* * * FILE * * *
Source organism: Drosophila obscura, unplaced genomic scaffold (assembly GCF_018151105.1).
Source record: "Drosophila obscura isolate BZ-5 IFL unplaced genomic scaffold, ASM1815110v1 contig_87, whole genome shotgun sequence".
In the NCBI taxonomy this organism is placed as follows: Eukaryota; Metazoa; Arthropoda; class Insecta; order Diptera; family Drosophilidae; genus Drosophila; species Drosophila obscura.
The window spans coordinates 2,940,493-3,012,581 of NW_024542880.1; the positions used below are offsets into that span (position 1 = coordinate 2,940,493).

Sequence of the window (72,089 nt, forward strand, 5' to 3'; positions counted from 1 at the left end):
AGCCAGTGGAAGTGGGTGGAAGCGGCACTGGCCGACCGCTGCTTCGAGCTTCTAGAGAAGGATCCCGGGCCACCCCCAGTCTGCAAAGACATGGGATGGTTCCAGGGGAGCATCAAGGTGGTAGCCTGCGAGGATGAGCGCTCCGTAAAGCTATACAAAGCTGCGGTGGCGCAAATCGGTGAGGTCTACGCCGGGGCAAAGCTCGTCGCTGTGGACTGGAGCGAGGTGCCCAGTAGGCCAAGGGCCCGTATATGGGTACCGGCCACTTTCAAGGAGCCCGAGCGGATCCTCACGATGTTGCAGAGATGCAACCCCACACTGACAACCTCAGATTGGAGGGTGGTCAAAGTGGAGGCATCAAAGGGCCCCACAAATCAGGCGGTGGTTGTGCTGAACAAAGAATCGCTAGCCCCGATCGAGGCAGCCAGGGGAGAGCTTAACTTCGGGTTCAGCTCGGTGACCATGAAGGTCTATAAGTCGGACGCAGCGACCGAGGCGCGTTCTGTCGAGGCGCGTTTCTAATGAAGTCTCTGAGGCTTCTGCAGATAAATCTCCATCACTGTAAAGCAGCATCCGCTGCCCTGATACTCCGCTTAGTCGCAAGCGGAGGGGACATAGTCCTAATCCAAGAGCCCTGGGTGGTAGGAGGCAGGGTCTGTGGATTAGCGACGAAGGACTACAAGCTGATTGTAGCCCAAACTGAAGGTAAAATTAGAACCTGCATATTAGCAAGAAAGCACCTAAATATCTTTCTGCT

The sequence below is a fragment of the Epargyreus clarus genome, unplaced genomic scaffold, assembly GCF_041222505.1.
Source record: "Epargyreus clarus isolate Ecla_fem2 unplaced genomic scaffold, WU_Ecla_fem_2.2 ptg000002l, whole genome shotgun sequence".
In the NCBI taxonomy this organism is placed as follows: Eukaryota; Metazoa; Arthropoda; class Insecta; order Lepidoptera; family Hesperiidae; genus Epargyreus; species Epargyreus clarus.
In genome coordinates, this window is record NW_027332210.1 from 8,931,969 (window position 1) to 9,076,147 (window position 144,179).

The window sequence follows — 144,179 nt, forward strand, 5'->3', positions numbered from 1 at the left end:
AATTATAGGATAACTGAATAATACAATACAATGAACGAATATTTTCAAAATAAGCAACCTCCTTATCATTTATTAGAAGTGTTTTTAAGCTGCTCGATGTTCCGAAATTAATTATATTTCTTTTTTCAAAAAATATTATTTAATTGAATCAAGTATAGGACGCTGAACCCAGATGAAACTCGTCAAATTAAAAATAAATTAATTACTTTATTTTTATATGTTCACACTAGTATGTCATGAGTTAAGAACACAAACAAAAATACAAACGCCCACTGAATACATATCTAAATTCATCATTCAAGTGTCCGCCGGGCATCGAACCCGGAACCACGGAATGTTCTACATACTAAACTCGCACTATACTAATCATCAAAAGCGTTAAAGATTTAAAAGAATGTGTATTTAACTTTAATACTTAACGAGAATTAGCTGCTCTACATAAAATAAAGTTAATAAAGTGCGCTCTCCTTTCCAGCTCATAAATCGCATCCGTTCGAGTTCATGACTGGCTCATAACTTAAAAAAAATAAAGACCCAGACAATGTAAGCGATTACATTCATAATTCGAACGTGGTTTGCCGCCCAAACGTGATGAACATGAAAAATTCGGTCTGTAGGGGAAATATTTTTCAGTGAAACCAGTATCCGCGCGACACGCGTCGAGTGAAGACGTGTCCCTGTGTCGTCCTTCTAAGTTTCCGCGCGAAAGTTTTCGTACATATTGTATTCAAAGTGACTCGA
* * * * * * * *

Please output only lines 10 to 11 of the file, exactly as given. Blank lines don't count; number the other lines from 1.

In genome coordinates, this window is record NW_027332210.1 from 8,931,969 (window position 1) to 9,076,147 (window position 144,179).

The window sequence follows — 144,179 nt, forward strand, 5'->3', positions numbered from 1 at the left end: